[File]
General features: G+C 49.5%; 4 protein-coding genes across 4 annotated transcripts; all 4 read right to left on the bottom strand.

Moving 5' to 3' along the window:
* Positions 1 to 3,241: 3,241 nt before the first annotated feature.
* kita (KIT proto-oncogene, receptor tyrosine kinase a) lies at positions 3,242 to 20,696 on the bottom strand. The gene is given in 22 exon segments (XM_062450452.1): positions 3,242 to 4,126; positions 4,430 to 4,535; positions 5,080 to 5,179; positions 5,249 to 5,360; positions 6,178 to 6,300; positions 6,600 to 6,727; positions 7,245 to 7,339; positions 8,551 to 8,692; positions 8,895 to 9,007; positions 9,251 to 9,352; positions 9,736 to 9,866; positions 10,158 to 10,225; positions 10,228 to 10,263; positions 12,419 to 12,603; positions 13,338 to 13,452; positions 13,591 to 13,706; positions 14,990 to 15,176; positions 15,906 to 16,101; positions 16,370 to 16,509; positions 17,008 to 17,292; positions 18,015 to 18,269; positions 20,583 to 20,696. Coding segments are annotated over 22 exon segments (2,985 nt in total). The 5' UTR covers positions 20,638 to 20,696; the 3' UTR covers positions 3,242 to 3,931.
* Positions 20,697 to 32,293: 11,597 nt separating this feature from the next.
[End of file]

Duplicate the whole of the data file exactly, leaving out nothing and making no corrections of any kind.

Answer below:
General features: G+C 49.5%; 4 protein-coding genes across 4 annotated transcripts; all 4 read right to left on the bottom strand.

Moving 5' to 3' along the window:
* Positions 1 to 3,241: 3,241 nt before the first annotated feature.
* kita (KIT proto-oncogene, receptor tyrosine kinase a) lies at positions 3,242 to 20,696 on the bottom strand. The gene is given in 22 exon segments (XM_062450452.1): positions 3,242 to 4,126; positions 4,430 to 4,535; positions 5,080 to 5,179; positions 5,249 to 5,360; positions 6,178 to 6,300; positions 6,600 to 6,727; positions 7,245 to 7,339; positions 8,551 to 8,692; positions 8,895 to 9,007; positions 9,251 to 9,352; positions 9,736 to 9,866; positions 10,158 to 10,225; positions 10,228 to 10,263; positions 12,419 to 12,603; positions 13,338 to 13,452; positions 13,591 to 13,706; positions 14,990 to 15,176; positions 15,906 to 16,101; positions 16,370 to 16,509; positions 17,008 to 17,292; positions 18,015 to 18,269; positions 20,583 to 20,696. Coding segments are annotated over 22 exon segments (2,985 nt in total). The 5' UTR covers positions 20,638 to 20,696; the 3' UTR covers positions 3,242 to 3,931.
* Positions 20,697 to 32,293: 11,597 nt separating this feature from the next.